Modern building blocks

21st Century Learning Environments
OECD Observer

Many factors can influence the quality of education, from teaching and tools to size and comfort of classrooms. As with cleverly laid out books, good design of schools can also stimulate behaviour and responsiveness and facilitate learning.

Today schools are becoming less a place where kids sit in rows for several hours at a time, but multifunctional spaces enabling new kinds of learning.

21st Century Learning Environments captures the spirit of innovation and excellence in building design today, using case studies from Australia, Canada, New Zealand, Singapore, Switzerland, the UK and the US. Many of the facilities presented demonstrate how governments, architects, school managers, teachers, students, parents and communities can work together to enhance existing schools as well as creating new quality learning environments for a changing world.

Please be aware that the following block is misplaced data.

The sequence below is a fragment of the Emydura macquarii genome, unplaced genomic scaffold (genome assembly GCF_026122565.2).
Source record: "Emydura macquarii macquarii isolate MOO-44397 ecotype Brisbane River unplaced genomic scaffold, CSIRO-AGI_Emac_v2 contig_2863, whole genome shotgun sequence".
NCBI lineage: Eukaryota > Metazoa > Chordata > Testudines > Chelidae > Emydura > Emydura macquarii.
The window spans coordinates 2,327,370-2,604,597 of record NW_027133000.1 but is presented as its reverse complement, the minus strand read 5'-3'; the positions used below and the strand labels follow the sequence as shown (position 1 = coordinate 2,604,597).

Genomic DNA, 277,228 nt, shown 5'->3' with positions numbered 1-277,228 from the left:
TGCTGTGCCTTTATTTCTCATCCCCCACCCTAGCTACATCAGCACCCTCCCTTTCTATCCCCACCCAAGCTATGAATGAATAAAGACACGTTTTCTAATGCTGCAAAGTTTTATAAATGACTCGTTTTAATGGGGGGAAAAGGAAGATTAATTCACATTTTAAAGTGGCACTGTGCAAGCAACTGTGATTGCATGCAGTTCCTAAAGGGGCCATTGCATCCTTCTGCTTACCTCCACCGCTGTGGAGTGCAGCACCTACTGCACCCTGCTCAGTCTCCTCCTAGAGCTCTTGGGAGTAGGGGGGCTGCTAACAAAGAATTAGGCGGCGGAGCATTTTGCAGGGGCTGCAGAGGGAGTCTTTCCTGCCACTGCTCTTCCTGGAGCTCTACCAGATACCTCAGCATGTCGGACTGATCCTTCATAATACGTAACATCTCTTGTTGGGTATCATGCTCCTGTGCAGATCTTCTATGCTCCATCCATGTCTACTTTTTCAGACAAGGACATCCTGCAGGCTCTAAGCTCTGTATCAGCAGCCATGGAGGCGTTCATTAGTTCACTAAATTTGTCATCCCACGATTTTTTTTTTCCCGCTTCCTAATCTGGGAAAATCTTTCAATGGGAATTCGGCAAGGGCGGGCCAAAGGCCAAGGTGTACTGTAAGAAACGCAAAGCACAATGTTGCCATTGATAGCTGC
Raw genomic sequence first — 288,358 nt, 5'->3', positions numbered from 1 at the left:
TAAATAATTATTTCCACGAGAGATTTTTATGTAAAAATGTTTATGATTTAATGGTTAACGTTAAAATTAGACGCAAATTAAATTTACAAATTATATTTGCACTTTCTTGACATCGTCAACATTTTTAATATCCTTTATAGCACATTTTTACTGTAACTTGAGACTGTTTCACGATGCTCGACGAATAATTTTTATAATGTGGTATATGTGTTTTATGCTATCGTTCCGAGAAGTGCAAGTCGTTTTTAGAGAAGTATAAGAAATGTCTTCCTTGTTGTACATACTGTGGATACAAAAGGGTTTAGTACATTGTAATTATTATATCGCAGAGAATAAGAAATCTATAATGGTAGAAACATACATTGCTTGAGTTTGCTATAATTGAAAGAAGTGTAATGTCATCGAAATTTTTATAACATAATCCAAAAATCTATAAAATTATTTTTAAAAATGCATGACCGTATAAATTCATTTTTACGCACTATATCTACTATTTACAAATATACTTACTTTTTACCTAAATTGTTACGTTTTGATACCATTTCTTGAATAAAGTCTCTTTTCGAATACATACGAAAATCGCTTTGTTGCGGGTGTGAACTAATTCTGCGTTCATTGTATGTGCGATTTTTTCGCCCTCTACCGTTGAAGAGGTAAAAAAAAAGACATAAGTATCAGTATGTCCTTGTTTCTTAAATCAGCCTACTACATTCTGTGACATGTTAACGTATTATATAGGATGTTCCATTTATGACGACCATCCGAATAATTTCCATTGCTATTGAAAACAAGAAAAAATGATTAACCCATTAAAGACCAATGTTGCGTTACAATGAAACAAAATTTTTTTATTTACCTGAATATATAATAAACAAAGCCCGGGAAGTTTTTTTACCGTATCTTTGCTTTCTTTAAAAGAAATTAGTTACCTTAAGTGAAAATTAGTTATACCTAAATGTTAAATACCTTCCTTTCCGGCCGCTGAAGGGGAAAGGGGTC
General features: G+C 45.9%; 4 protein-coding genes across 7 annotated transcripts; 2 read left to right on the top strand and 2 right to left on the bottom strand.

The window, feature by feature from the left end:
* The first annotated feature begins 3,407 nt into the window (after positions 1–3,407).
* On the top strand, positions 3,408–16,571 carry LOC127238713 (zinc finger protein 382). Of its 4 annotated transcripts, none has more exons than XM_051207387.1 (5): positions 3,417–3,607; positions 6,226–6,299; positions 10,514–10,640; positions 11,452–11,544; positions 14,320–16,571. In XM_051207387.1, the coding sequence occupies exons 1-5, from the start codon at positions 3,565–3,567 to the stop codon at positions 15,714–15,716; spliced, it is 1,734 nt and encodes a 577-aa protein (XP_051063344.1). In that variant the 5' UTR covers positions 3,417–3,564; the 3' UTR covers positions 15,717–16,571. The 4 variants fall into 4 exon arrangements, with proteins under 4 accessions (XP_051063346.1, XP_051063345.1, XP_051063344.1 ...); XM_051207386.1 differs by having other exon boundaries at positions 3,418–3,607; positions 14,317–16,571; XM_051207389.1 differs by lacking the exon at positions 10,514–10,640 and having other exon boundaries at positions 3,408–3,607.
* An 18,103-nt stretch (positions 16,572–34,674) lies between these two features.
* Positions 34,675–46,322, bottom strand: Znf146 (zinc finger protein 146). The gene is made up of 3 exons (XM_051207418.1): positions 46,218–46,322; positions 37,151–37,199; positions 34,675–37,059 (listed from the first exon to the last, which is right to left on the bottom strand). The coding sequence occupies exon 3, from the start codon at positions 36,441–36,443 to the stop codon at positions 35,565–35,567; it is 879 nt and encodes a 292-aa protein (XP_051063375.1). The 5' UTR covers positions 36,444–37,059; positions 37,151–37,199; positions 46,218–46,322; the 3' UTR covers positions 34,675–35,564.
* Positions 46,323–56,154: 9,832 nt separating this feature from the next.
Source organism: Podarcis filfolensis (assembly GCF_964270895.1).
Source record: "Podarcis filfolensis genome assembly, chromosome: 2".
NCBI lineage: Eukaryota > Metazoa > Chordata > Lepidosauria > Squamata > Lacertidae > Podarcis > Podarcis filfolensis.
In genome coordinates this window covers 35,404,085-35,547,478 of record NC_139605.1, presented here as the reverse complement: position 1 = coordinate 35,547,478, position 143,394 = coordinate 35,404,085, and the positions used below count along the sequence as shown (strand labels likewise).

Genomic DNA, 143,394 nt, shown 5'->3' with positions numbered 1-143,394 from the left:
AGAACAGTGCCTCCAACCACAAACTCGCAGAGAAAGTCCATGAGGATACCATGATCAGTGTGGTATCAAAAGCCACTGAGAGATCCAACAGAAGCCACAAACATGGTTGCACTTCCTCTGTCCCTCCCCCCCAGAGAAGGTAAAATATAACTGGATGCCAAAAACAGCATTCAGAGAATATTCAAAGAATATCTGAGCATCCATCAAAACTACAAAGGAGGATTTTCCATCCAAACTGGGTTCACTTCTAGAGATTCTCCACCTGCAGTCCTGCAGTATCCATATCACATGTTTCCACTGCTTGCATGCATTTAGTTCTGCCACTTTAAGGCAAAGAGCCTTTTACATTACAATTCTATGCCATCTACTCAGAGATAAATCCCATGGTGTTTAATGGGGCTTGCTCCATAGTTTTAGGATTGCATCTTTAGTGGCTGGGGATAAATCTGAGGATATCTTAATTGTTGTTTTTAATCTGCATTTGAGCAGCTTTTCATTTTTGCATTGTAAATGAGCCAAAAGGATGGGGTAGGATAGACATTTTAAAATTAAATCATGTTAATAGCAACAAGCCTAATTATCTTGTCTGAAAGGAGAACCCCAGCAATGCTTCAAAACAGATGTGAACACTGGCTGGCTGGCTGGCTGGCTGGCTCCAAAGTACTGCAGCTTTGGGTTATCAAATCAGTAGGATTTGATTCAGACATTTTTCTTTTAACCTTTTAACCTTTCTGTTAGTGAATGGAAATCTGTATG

Alfriston College in New Zealand, for instance, uses moveable partitions between learning spaces that can be configured for groups of 15-120 students, while at the Millennium High School in New York City each classroom includes an alcove that serves as a reading, conference and library area.

This school, housed in an office building in the Wall Street area, resembles a modern office with glass partitions. By way of contrast, there is the Montessori school in Minnesota, which is set on a 160-acre farm that teaches how to be “good stewards of the land”. Spatial design is one aspect; actual learning tools can be built into a school, such as an eco-garden.

However, the cost of bringing schools up to date is high. In the UK, updating many existing schools that were built after the Second World War would require an estimated £5 billion annually over the next 10 to 15 years. Still, as Professor Stephen Heppel, one of the contributors to the report, puts it, “there is no measure of how much learning has leaked out of a poorly designed school”.

ISBN: 9264006486. See www.oecdbookshop.org for ordering details.

©OECD Observer No 256, July 2006




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